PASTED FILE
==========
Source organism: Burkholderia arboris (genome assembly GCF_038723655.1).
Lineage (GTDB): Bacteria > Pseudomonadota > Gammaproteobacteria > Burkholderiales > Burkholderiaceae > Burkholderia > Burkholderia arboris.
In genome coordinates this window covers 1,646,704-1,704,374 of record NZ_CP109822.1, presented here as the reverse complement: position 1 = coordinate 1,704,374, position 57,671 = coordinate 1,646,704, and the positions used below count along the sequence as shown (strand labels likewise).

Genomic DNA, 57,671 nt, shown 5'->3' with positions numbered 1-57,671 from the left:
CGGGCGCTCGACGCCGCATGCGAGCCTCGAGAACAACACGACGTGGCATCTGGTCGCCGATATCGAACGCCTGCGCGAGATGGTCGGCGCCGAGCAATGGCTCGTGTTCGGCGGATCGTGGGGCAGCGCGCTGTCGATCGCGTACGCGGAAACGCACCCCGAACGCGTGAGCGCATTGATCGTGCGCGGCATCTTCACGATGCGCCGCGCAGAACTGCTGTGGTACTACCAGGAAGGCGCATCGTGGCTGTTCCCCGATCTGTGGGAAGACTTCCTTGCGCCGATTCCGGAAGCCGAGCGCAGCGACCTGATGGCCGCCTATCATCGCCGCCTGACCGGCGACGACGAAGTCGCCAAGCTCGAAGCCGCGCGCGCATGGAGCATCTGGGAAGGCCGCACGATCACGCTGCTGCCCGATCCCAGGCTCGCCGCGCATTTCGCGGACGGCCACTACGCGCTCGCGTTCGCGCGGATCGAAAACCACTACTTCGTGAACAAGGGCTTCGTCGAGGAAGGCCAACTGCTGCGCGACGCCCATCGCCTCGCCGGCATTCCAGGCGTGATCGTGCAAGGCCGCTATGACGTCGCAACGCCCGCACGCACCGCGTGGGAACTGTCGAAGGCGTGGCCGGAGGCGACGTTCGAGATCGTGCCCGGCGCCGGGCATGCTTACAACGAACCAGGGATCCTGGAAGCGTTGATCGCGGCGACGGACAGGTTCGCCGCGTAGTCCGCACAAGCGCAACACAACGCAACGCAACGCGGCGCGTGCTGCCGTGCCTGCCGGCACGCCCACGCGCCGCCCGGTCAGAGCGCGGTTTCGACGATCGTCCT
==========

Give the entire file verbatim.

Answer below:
Source organism: Burkholderia arboris (genome assembly GCF_038723655.1).
Lineage (GTDB): Bacteria > Pseudomonadota > Gammaproteobacteria > Burkholderiales > Burkholderiaceae > Burkholderia > Burkholderia arboris.
In genome coordinates this window covers 1,646,704-1,704,374 of record NZ_CP109822.1, presented here as the reverse complement: position 1 = coordinate 1,704,374, position 57,671 = coordinate 1,646,704, and the positions used below count along the sequence as shown (strand labels likewise).

Genomic DNA, 57,671 nt, shown 5'->3' with positions numbered 1-57,671 from the left:
CGGGCGCTCGACGCCGCATGCGAGCCTCGAGAACAACACGACGTGGCATCTGGTCGCCGATATCGAACGCCTGCGCGAGATGGTCGGCGCCGAGCAATGGCTCGTGTTCGGCGGATCGTGGGGCAGCGCGCTGTCGATCGCGTACGCGGAAACGCACCCCGAACGCGTGAGCGCATTGATCGTGCGCGGCATCTTCACGATGCGCCGCGCAGAACTGCTGTGGTACTACCAGGAAGGCGCATCGTGGCTGTTCCCCGATCTGTGGGAAGACTTCCTTGCGCCGATTCCGGAAGCCGAGCGCAGCGACCTGATGGCCGCCTATCATCGCCGCCTGACCGGCGACGACGAAGTCGCCAAGCTCGAAGCCGCGCGCGCATGGAGCATCTGGGAAGGCCGCACGATCACGCTGCTGCCCGATCCCAGGCTCGCCGCGCATTTCGCGGACGGCCACTACGCGCTCGCGTTCGCGCGGATCGAAAACCACTACTTCGTGAACAAGGGCTTCGTCGAGGAAGGCCAACTGCTGCGCGACGCCCATCGCCTCGCCGGCATTCCAGGCGTGATCGTGCAAGGCCGCTATGACGTCGCAACGCCCGCACGCACCGCGTGGGAACTGTCGAAGGCGTGGCCGGAGGCGACGTTCGAGATCGTGCCCGGCGCCGGGCATGCTTACAACGAACCAGGGATCCTGGAAGCGTTGATCGCGGCGACGGACAGGTTCGCCGCGTAGTCCGCACAAGCGCAACACAACGCAACGCAACGCGGCGCGTGCTGCCGTGCCTGCCGGCACGCCCACGCGCCGCCCGGTCAGAGCGCGGTTTCGACGATCGTCCT